Difference between revisions of "ChucK OSX Install and Run"

From CSWiki
Jump to: navigation, search
Line 1: Line 1:
The classic way to run ChucK is via Terminal/and the command line.  If you haven't used the command line before,
#REDIRECT [[ChucK/OSX_Install_and_Run]]
don't worry - you only need learn a few commands and can get a lot of mileage on those.
* Questions?  [http://chuck.cs.princeton.edu/community/ mailing lists] join 'chuck' and 'chuck-users'
* [http://chuck.cs.princeton.edu/ ChucK homepage]
* [[ChucK]] wiki page
* context: [[http://soundlab.cs.princeton.edu/learning/command.html In the Beginning was the Command Line]] by Neal Stephenson
Here we go:
1. download the OSX executable (something like chuck-1.2.x.x-exe.tgz).  The browser may have automatically unzipped this file, leaving you with folder 'chuck-1.2.x.x-exe' somewhere (most likely on your Desktop?)
If you don't see the this folder, let me know.
2. open Terminal, and navigate to the 'chuck-1.2.x.x-exe'
folder/directory.  The directory structure in Terminal mirrors the
folder structure in Finder.  We will be using the following commands:
pwd - prints what directory/folder you are in
ls  - prints the contents of the current diretory
cd  - change directory
cp  - copy file(s)
To navigate to the 'chuck-1.2.x.x-exe' directory (assuming it's on your desktop) if any part of this doesn't work or make sense, please let me know:
  > pwd
  (this is optional, it will print out what directory you are in,
  something like /Users/yourname/ at the beginning.)
  > ls
  (this is also optional, it will print out the files in your current
  > cd Desktop
  (go into the 'Desktop' directory)
  > ls
  (optional, it examines the contents of the directory, you should see
  > cd chuck-1.2.x.x-exe
  (note: replace x with the right numbers; go into the 'chuck-1.2.x.x-exe' directory)
  > cd bin
  (go into the 'bin' directory)
  > ls
  (optional, it examines the contents, you should see 'chuck' there)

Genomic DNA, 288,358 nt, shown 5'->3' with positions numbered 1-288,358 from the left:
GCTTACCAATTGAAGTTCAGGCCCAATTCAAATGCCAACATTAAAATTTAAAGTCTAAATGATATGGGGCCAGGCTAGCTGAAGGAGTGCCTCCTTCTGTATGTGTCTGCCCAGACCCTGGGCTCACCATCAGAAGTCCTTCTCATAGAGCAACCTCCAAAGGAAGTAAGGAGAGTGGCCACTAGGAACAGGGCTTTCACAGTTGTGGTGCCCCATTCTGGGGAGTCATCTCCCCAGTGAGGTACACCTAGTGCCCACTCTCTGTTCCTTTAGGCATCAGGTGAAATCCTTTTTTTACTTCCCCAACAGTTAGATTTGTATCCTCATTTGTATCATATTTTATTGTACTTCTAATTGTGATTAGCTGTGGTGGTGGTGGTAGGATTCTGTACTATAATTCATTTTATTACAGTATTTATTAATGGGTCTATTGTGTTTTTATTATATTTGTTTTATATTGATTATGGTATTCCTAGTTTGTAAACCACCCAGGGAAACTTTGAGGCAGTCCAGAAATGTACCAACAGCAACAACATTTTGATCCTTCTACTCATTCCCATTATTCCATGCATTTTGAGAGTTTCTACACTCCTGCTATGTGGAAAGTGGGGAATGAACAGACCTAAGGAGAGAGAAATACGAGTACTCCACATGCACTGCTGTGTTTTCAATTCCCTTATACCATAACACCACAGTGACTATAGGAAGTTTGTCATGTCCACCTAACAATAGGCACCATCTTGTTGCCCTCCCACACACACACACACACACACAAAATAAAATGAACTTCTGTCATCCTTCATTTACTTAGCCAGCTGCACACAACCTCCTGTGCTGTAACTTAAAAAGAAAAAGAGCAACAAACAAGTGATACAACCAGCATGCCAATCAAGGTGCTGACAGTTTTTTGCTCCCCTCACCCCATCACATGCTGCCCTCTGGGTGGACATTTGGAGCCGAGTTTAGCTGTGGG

> sudo cp chuck /usr/bin
  (enter your password - it should be the same as your login password
  on the computer)
  (this copies 'chuck' into /usr/bin, a common place for programs)
  > sudo chmod 755 /usr/bin/chuck
  (this sets the appropriate permissions)
3. If things went well, chuck should be installed now.  To test that,
type 'chuck' in Terminal, you should see something like this:
  > chuck
  [chuck]: no input files...
If you see this, that means chuck has been installed correctly.
The 'no input files' just means we haven't given chuck anything to run yet.
4. To run a chuck program, let's navigate to the examples/ directory. Let's continue using the same Terminal as in step #2:
  > cd ..
  (this moves one directory back, so if for example we were in
    directory foo/bar/, we should be in foo/ after this command)
  > pwd
  (optional, should say we are now be back in a folder like
  > cd examples
  (move into the examples directory)
  > ls
  (list the contents, you should see some files and other folders,
    files including otf_01.ck, otf_02.ck, ... etc.)
  > chuck otf_06.ck
  (this runs the otf_06.ck program, you should hear something)
To quit the program, hold down the Ctrl and press C.
To run multiple files in parallel:
  > chuck otf_01 otf_05 otf_06
  (this runs the three programs in parallel.  note the .ck at the end of
    the program name is optional)
  (hit ctrl-c to to quit)
You can also try navigating into other directories (like stk/) using the 'cd' command and running programs in there.  Remember to use 'cd ..' to move back out of a directory.
5. To look at the chuck program files, open them up in any text editor (like TextEdit or pico, a command line editor).  The above encompasses a most of what we need to do in dealing with unix, the rest is chuck.
Questions?  join [http://chuck.cs.princeton.edu/community/ mailing lists] (join 'chuck' and 'chuck-users')

Latest revision as of 17:53, 21 February 2006